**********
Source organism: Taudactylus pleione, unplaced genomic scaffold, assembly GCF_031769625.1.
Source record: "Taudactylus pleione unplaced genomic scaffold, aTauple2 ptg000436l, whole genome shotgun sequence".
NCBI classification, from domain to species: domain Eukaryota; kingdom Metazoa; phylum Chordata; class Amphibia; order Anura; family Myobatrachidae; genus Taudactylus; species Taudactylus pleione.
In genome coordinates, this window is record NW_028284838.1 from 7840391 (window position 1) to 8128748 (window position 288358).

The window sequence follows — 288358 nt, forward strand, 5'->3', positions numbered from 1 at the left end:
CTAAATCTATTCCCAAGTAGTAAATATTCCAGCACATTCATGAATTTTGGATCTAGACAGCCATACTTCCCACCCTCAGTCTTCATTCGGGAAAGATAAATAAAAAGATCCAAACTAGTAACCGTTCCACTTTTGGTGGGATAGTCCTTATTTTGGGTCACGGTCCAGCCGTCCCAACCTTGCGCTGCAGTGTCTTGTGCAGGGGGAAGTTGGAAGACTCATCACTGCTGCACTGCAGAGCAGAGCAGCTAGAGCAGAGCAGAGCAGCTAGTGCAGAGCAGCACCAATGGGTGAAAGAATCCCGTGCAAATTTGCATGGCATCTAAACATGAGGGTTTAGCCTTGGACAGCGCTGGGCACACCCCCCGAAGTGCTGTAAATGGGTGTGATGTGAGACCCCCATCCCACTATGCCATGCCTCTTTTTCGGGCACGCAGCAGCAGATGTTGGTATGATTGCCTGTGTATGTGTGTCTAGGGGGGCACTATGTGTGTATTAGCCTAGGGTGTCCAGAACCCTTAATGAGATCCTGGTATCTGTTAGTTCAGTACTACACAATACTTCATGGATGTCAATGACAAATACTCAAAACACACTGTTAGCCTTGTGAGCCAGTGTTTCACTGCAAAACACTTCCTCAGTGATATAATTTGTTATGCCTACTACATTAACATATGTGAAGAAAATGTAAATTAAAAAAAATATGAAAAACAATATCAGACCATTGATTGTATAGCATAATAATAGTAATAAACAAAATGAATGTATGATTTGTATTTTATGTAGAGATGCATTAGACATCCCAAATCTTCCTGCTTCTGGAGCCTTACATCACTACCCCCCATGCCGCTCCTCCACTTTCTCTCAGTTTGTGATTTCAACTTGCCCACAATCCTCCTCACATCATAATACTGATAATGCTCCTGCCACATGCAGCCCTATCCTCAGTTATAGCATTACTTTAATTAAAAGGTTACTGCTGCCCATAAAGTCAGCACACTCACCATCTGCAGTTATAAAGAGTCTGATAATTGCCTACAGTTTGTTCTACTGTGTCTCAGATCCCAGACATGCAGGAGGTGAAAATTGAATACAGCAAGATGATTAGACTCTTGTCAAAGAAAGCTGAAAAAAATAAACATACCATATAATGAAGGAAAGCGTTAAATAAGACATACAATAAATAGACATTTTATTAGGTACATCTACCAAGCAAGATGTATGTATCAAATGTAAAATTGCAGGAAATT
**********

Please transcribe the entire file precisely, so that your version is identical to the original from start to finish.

Source organism: Taudactylus pleione, unplaced genomic scaffold, assembly GCF_031769625.1.
Source record: "Taudactylus pleione unplaced genomic scaffold, aTauple2 ptg000436l, whole genome shotgun sequence".
NCBI classification, from domain to species: domain Eukaryota; kingdom Metazoa; phylum Chordata; class Amphibia; order Anura; family Myobatrachidae; genus Taudactylus; species Taudactylus pleione.
In genome coordinates, this window is record NW_028284838.1 from 7840391 (window position 1) to 8128748 (window position 288358).

The window sequence follows — 288358 nt, forward strand, 5'->3', positions numbered from 1 at the left end:
CTAAATCTATTCCCAAGTAGTAAATATTCCAGCACATTCATGAATTTTGGATCTAGACAGCCATACTTCCCACCCTCAGTCTTCATTCGGGAAAGATAAATAAAAAGATCCAAACTAGTAACCGTTCCACTTTTGGTGGGATAGTCCTTATTTTGGGTCACGGTCCAGCCGTCCCAACCTTGCGCTGCAGTGTCTTGTGCAGGGGGAAGTTGGAAGACTCATCACTGCTGCACTGCAGAGCAGAGCAGCTAGAGCAGAGCAGAGCAGCTAGTGCAGAGCAGCACCAATGGGTGAAAGAATCCCGTGCAAATTTGCATGGCATCTAAACATGAGGGTTTAGCCTTGGACAGCGCTGGGCACACCCCCCGAAGTGCTGTAAATGGGTGTGATGTGAGACCCCCATCCCACTATGCCATGCCTCTTTTTCGGGCACGCAGCAGCAGATGTTGGTATGATTGCCTGTGTATGTGTGTCTAGGGGGGCACTATGTGTGTATTAGCCTAGGGTGTCCAGAACCCTTAATGAGATCCTGGTATCTGTTAGTTCAGTACTACACAATACTTCATGGATGTCAATGACAAATACTCAAAACACACTGTTAGCCTTGTGAGCCAGTGTTTCACTGCAAAACACTTCCTCAGTGATATAATTTGTTATGCCTACTACATTAACATATGTGAAGAAAATGTAAATTAAAAAAAATATGAAAAACAATATCAGACCATTGATTGTATAGCATAATAATAGTAATAAACAAAATGAATGTATGATTTGTATTTTATGTAGAGATGCATTAGACATCCCAAATCTTCCTGCTTCTGGAGCCTTACATCACTACCCCCCATGCCGCTCCTCCACTTTCTCTCAGTTTGTGATTTCAACTTGCCCACAATCCTCCTCACATCATAATACTGATAATGCTCCTGCCACATGCAGCCCTATCCTCAGTTATAGCATTACTTTAATTAAAAGGTTACTGCTGCCCATAAAGTCAGCACACTCACCATCTGCAGTTATAAAGAGTCTGATAATTGCCTACAGTTTGTTCTACTGTGTCTCAGATCCCAGACATGCAGGAGGTGAAAATTGAATACAGCAAGATGATTAGACTCTTGTCAAAGAAAGCTGAAAAAAATAAACATACCATATAATGAAGGAAAGCGTTAAATAAGACATACAATAAATAGACATTTTATTAGGTACATCTACCAAGCAAGATGTATGTATCAAATGTAAAATTGCAGGAAATT